<img height="1" width="1" src="https://www.facebook.com/tr?id=338800669874606&amp;ev=PageView &amp;noscript=1">
bg-img.jpg

Educational Blog

Relocation and Custody Orders: Considerations Before Accepting a Job Offer Requiring you to Relocate

On Feb 8, 2019

Receiving a job offer is usually a cause for celebration. When the offer is in a new geographic area, you have an opportunity to establish new roots and become part of a new community. However, if you and your minor child’s other parent share custody and placement, it’s important to understand how accepting a job offer outside the Waukesha area or far away from the other parent could impact existing custody and placement orders. Violating court orders can have serious repercussions, so it is important that you follow the required steps to obtain approval and modification of the current orders prior to relocating.

 

Wisconsin’s Two-Year Waiting Period and Exceptions to It

GavelWisconsin law places a two-year waiting period on modifications to legal custody or physical placement orders. The two-year period begins on the date of the final judgment or order that establishes or changes custody and placement. However, recognizing that outside factors may necessitate changes within that timeframe, the law provides for certain exceptions to the waiting period. Judges may modify custody and placement within two years of the judgment or order under the following circumstances:

  • The party seeking modification is able to demonstrate by a substantial showing of evidence that the current arrangement is physically or emotionally harmful for the child; or
  • The parents share equal placement time and modification would be in the best interest of the child when circumstances make it impractical for the parents to share equal physical placement.

The first exception above can be extremely difficult to prove. But if you share placement 50/50 with your child’s other parent, you may be able to seek modification based on the second exception.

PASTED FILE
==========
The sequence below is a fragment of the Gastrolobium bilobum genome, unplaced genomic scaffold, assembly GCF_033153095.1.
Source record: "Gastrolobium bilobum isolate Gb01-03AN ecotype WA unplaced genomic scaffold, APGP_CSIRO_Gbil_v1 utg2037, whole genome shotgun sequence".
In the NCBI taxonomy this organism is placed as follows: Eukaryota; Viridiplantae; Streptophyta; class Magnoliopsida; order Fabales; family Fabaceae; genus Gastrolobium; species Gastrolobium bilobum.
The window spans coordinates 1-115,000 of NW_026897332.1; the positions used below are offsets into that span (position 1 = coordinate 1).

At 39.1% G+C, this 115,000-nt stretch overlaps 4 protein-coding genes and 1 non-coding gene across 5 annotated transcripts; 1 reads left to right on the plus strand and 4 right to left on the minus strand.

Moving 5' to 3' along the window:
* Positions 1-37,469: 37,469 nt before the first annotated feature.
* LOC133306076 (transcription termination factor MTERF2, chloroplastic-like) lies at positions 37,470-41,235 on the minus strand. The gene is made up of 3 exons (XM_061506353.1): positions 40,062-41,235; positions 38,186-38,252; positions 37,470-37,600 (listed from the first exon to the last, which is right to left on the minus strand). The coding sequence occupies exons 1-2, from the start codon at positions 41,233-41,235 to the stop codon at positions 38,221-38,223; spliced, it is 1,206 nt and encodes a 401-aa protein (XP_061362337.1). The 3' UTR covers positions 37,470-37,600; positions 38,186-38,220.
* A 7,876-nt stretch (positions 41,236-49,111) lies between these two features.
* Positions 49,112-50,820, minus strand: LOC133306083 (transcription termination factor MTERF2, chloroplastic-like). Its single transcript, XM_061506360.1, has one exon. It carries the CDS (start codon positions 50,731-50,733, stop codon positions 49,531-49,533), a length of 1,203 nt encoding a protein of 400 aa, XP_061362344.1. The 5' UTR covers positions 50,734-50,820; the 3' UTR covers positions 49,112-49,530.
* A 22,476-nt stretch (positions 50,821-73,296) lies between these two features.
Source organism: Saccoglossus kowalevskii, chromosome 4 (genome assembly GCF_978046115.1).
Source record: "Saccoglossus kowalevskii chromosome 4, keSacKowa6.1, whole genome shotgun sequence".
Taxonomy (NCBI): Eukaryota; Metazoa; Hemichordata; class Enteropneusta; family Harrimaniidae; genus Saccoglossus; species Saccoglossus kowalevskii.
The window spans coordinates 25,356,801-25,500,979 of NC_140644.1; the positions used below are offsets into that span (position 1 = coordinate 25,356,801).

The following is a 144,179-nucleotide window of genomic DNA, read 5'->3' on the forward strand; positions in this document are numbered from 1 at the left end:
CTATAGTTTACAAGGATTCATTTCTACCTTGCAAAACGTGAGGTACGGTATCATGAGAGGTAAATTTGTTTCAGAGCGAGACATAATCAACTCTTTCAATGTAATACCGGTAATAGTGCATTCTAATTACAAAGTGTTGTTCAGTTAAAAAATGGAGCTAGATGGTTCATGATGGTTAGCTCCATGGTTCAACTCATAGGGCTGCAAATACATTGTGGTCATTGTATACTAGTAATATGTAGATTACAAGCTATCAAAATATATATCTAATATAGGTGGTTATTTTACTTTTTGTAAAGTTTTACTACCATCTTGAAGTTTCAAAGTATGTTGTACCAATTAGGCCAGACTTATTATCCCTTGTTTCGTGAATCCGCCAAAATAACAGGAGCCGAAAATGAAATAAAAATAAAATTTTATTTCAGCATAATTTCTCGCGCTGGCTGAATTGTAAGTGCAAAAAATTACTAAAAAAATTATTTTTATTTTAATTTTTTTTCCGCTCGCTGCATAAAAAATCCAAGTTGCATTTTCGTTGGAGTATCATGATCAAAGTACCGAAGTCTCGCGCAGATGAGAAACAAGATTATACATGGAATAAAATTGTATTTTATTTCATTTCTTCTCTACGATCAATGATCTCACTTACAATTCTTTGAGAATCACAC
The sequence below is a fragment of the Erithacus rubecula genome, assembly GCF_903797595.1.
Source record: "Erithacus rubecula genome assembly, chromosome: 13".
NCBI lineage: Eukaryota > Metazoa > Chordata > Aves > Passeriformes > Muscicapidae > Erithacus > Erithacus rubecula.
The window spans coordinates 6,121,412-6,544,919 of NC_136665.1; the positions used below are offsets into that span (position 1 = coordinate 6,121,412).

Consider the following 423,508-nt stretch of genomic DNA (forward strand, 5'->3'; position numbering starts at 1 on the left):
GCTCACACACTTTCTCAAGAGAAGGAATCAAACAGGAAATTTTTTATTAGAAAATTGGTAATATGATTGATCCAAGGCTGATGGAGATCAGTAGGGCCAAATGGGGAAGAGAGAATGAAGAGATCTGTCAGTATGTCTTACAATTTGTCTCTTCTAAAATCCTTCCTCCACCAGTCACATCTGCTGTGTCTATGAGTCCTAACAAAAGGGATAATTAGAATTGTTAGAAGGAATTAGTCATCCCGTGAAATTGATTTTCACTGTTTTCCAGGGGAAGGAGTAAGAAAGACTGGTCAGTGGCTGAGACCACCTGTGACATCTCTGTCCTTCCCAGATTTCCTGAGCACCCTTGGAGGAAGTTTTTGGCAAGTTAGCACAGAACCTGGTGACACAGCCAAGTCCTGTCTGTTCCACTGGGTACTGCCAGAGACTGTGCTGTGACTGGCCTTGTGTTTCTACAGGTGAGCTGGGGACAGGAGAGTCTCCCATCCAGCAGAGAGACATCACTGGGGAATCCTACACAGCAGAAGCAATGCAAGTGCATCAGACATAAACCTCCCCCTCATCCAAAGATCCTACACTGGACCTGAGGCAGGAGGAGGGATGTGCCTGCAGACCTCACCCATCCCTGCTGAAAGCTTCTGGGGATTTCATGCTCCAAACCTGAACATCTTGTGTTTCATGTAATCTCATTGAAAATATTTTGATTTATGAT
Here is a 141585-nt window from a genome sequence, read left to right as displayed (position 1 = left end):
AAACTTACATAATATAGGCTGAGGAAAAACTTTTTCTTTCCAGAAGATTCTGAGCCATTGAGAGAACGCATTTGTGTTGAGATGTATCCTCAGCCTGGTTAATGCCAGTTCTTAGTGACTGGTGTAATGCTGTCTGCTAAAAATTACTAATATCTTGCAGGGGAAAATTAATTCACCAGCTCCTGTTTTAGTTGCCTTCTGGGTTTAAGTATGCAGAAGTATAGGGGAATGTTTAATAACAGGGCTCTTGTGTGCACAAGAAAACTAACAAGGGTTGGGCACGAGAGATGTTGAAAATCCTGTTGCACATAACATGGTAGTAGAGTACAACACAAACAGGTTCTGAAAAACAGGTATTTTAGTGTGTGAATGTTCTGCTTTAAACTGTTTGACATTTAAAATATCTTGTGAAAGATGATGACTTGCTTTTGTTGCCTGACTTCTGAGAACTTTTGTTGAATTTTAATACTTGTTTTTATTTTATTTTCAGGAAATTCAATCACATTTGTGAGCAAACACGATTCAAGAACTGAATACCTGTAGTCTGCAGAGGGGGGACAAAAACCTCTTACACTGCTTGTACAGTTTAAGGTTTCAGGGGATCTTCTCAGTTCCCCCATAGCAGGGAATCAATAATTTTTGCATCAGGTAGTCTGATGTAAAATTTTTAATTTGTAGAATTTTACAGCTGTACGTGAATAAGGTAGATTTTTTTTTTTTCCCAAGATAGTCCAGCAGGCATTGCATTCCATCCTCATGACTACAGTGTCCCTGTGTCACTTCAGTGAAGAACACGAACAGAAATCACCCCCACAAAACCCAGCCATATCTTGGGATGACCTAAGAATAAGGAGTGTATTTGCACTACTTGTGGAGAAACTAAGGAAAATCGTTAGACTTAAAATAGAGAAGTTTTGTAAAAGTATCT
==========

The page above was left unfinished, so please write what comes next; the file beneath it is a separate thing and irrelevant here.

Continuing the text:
Factors Wisconsin Courts Consider When Modifying Custody Orders

When you ask the court to modify a custody or placement order after the two-year waiting period has expired or when you believe an exception to the waiting period is warranted, the court will need to hear evidence to be able to make a determination about the requested change. In most cases wherein one parent wants to modify the current custody or placement order after the two-year waiting period, the parent is required to make a showing that a substantial change of circumstances has occurred that necessitates the modification and that the modification would be in the child’s best interests.

New call-to-action

However, in the case of one party desiring to relocate and reside with a minor child more than 100 miles from the other parent, that parent must first file a motion and seek permission from the court. The motion must include a relocation plan, which includes the moving parent’s reason for wanting to relocate.

If you can demonstrate that modification is warranted based on your job offer, the court will then determine whether the requested modification is in your child’s best interests, based on the information available. The Court will consider the parents’ motives in requesting or opposing a modification, the anticipated impact on the child’s quality of life, and the potential impact on the child’s relationship with his or her other parent, among other factors.

 

Your Family Law Attorney is a Valuable Resource

Sharing custody and placement of your minor child with your child’s other parent does not necessarily mean you have to avoid job opportunities that would require you to relocate outside of the Waukesha area. However, it is important to be cognizant of the potential impact a move can have on the custody and placement arrangement, and understand the process that the court will require in order for you to relocate far from your child’s other parent.

The family law attorneys and staff at Schott, Bublitz & Engel s.c. know that decisions involving legal custody and physical placement orders for minor children are never easy. We understand Wisconsin law, can advise you on the potential legal ramifications of various options, and can help you fight for modifications to existing custody and placement orders. To learn more and to schedule an initial consultation, contact us online or call us at 262.827.1700.

getting-a-divorce-minor-kids

AnnMarie Sylla

By AnnMarie Sylla

Attorney AnnMarie M. Sylla focuses her practice on representing clients across southeastern Wisconsin in litigation and family law including complex cases involving divorce, paternity, modifications of child custody and placement, child support and maintenance disputes. Attorney Sylla is known for her passion in fighting for her clients’ interests.

Blog Comments

Related Post